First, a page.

Communicating well is not only an intellectual exercise; to really connect with people, especially their emotions, we need to bring them into our experience. Stories do that. When you paint a picture with your words, people put themselves in that picture. As a leader, the right story can be a gold mine. Story creates a spark that ignites a new awareness. It is such an influential tool that if you use it constructively, it can change people’s hearts and minds. That is why Janet Litherland said, “Stories have power. They delight, enchant, touch, teach, recall, inspire, motivate, challenge. They help us understand. They imprint a picture on our minds. Consequently, stories often pack more punch than sermons. Want to make a point or raise an issue? Tell a story.” One of the most underrated skills in business today and one of the most effective tools in the leader’s toolbox is
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Humanize People

Seeing an individual as human, as a person, is one of the most difficult things for leaders to do. We interact with humans everywhere we go, but they come and go without us seeing their humanity.  This happens in our organizations as well. One of the most important gifts we can give others is the gift of our time.  The word gift is used purposely.  A gift is something we give with no expectation of a return.  We simply give it because we value them as a human being.  Time is one of the most valuable resources of a leader.  When we gift our time, it sends a clear message to the learner that we value them as a person – we humanize them.  There is no other motivation behind it than to help. Leadership Warning: Objectification VS Humanize The opposite of humanizing someone is to objectify.  We objectify others
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Influence vs Manipulation

This week I was interviewed on a podcast where we talked about influence. One of the questions sparked a conversation around the difference between influence and manipulation. The truth is, while the connotations between these two words are extreme, the difference is subtle. There is an important warning to us as leaders when we purposely use emotions and feelings to influence.  We must check our motivations and desired outcomes.  If our motivations are selfish or our desired outcomes are self-centered, we will find ourselves manipulating not influencing. The fundamental difference between manipulation and influence is intent – intent based in principles of honesty, fairness, and benefit.  If we are honest in our intentions, fair with our expectations, and ensure that outcomes are mutually beneficial, we can be confident in our efforts to influence. I had an interesting experience following a speech that brought this distinction into clear view. After speaking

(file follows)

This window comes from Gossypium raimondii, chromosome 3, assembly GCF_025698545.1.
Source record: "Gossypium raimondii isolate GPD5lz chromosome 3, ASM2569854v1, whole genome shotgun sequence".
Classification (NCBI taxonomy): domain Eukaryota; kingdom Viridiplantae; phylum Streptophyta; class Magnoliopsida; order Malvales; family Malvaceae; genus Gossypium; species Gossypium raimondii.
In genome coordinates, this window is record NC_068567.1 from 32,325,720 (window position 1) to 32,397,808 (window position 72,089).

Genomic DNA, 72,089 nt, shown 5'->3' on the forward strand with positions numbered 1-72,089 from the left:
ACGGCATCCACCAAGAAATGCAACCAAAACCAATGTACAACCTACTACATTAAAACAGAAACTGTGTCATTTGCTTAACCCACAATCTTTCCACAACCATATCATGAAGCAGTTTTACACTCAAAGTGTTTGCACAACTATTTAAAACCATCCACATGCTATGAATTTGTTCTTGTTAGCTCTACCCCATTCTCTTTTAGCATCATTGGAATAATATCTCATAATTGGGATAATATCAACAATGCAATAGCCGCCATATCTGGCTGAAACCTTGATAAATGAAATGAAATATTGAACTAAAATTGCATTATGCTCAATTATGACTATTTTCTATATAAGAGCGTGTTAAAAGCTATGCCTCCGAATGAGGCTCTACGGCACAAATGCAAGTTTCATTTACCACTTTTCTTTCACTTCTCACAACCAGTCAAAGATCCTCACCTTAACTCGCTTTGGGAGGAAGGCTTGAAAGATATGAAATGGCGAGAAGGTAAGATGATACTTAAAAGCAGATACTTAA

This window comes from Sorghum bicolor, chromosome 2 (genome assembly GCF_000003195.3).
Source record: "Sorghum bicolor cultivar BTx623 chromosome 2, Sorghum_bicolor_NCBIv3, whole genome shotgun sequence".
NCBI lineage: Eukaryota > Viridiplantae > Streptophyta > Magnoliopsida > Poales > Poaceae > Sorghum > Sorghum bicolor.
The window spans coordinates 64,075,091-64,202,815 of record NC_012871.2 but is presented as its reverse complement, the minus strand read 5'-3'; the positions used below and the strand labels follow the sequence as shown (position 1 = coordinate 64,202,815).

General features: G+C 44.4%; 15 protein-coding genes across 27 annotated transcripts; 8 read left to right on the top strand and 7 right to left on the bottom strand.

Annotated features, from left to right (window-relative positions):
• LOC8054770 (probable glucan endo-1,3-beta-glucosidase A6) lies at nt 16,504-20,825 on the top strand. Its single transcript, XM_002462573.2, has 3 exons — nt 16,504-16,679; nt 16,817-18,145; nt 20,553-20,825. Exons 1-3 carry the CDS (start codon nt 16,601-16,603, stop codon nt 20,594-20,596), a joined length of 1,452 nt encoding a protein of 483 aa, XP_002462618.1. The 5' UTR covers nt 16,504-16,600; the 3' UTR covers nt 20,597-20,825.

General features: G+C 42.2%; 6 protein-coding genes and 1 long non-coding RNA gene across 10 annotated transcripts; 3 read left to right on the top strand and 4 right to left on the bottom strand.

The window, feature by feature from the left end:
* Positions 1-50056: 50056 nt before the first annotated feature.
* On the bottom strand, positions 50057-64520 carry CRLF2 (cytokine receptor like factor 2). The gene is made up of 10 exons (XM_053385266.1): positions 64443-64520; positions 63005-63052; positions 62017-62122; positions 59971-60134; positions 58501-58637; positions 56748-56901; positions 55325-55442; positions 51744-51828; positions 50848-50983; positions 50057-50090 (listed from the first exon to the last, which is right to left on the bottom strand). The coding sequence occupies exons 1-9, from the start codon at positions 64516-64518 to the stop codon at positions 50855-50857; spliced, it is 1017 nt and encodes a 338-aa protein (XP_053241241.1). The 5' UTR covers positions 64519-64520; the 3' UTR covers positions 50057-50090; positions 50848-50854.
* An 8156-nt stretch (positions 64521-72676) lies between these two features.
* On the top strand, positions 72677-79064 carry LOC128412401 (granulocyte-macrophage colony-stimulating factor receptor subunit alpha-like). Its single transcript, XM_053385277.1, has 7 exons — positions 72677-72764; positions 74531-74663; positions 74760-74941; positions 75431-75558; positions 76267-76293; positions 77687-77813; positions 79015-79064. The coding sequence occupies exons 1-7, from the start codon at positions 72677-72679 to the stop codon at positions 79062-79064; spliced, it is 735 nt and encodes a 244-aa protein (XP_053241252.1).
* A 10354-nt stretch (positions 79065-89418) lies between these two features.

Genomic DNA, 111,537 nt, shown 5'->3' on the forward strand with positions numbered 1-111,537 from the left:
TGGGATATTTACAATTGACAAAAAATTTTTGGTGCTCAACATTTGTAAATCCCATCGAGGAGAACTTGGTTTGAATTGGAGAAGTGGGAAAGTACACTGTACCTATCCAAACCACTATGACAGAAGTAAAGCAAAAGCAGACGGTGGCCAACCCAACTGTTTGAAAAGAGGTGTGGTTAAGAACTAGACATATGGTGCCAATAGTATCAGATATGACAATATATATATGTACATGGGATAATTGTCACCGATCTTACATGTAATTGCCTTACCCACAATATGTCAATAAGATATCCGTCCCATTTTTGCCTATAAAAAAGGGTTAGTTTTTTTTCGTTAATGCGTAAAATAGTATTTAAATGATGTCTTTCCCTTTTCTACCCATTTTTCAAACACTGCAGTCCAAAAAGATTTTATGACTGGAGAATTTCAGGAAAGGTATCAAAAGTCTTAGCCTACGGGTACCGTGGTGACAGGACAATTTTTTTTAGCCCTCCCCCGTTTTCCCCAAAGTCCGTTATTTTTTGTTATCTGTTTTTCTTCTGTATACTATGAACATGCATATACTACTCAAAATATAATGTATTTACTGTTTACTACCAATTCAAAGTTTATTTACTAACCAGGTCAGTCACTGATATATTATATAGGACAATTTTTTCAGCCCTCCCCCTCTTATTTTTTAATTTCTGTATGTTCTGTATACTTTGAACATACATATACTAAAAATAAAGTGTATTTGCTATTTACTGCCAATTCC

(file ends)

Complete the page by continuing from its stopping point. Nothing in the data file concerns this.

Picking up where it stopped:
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What Are Employees Four Basic Needs?

  Last week I spoke at an Employee Benefits Summit that was focused on employee engagement.   I shared a message about how a leader’s approach impacts the commitment & engagement of their people.   I also sat in on some of the other sessions and in one particular session on employee engagement a lot of the research out of the Gallup Poll was shared. One of the key takeaways from the Gallup studies was The Four Basic Needs of Employees.   While we might think these center around fair compensation, flexible schedules, great benefits or a number of very tangible indicators, the research shows that the four basic needs are very intangible: Trust Compassion Stability Hope When I look at this list my mind goes directly to the thought that all four of these needs are met by good leadership. Partnering with your people builds trust, allows you to
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People Learn What They Live and They Live What They Learn

This week I was introduced to a poem that struck a cord with me. As a father I believe this is a powerful lesson for parents. But as a leader and a leadership coach, I think the same principles apply. Last week on my blog I talked about how Leadership & Parenting is similar (Read Here) The truth is we are leading big kids and all people live what they learn and they learn what they live. As you read this poem – I want you to think about how you are leading.   Children Learn What They Live By Dorothy Law Nolte, Ph.D. If children live with criticism, they learn to condemn. If children live with hostility, they learn to fight. If children live with fear, they learn to be apprehensive. If children live with pity, they learn to feel sorry for themselves. If children live with ridicule, they